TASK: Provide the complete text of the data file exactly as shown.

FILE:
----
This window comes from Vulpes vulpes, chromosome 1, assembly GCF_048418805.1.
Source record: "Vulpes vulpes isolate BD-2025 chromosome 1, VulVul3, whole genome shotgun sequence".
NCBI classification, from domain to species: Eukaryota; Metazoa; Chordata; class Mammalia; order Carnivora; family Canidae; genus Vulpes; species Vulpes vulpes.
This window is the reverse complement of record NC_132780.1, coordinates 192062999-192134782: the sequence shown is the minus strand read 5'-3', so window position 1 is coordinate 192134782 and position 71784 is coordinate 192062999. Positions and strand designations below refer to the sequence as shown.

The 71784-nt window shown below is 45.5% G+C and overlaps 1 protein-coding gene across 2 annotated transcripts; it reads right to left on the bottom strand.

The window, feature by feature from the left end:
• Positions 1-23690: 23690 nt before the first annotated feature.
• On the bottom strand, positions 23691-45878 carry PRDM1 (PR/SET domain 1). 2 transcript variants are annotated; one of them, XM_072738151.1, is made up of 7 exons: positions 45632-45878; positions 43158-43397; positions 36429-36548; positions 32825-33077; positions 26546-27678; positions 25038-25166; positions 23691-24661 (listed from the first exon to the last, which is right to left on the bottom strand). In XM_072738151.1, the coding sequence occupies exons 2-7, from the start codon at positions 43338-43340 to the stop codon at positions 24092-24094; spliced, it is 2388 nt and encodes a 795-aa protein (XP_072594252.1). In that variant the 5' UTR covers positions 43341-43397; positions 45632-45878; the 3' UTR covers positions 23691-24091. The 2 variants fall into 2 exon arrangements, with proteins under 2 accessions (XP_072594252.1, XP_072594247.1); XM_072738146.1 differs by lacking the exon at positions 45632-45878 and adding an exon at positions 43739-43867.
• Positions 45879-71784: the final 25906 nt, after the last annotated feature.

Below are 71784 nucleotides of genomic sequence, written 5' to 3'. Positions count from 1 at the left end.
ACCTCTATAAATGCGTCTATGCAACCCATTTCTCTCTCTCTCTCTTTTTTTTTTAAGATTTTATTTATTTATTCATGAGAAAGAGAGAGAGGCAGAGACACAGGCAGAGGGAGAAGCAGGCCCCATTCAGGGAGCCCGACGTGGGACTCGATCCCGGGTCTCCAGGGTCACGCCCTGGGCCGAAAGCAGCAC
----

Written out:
This window comes from Vulpes vulpes, chromosome 1, assembly GCF_048418805.1.
Source record: "Vulpes vulpes isolate BD-2025 chromosome 1, VulVul3, whole genome shotgun sequence".
NCBI classification, from domain to species: Eukaryota; Metazoa; Chordata; class Mammalia; order Carnivora; family Canidae; genus Vulpes; species Vulpes vulpes.
This window is the reverse complement of record NC_132780.1, coordinates 192062999-192134782: the sequence shown is the minus strand read 5'-3', so window position 1 is coordinate 192134782 and position 71784 is coordinate 192062999. Positions and strand designations below refer to the sequence as shown.

The 71784-nt window shown below is 45.5% G+C and overlaps 1 protein-coding gene across 2 annotated transcripts; it reads right to left on the bottom strand.

The window, feature by feature from the left end:
• Positions 1-23690: 23690 nt before the first annotated feature.
• On the bottom strand, positions 23691-45878 carry PRDM1 (PR/SET domain 1). 2 transcript variants are annotated; one of them, XM_072738151.1, is made up of 7 exons: positions 45632-45878; positions 43158-43397; positions 36429-36548; positions 32825-33077; positions 26546-27678; positions 25038-25166; positions 23691-24661 (listed from the first exon to the last, which is right to left on the bottom strand). In XM_072738151.1, the coding sequence occupies exons 2-7, from the start codon at positions 43338-43340 to the stop codon at positions 24092-24094; spliced, it is 2388 nt and encodes a 795-aa protein (XP_072594252.1). In that variant the 5' UTR covers positions 43341-43397; positions 45632-45878; the 3' UTR covers positions 23691-24091. The 2 variants fall into 2 exon arrangements, with proteins under 2 accessions (XP_072594252.1, XP_072594247.1); XM_072738146.1 differs by lacking the exon at positions 45632-45878 and adding an exon at positions 43739-43867.
• Positions 45879-71784: the final 25906 nt, after the last annotated feature.

Below are 71784 nucleotides of genomic sequence, written 5' to 3'. Positions count from 1 at the left end.
ACCTCTATAAATGCGTCTATGCAACCCATTTCTCTCTCTCTCTCTTTTTTTTTTAAGATTTTATTTATTTATTCATGAGAAAGAGAGAGAGGCAGAGACACAGGCAGAGGGAGAAGCAGGCCCCATTCAGGGAGCCCGACGTGGGACTCGATCCCGGGTCTCCAGGGTCACGCCCTGGGCCGAAAGCAGCAC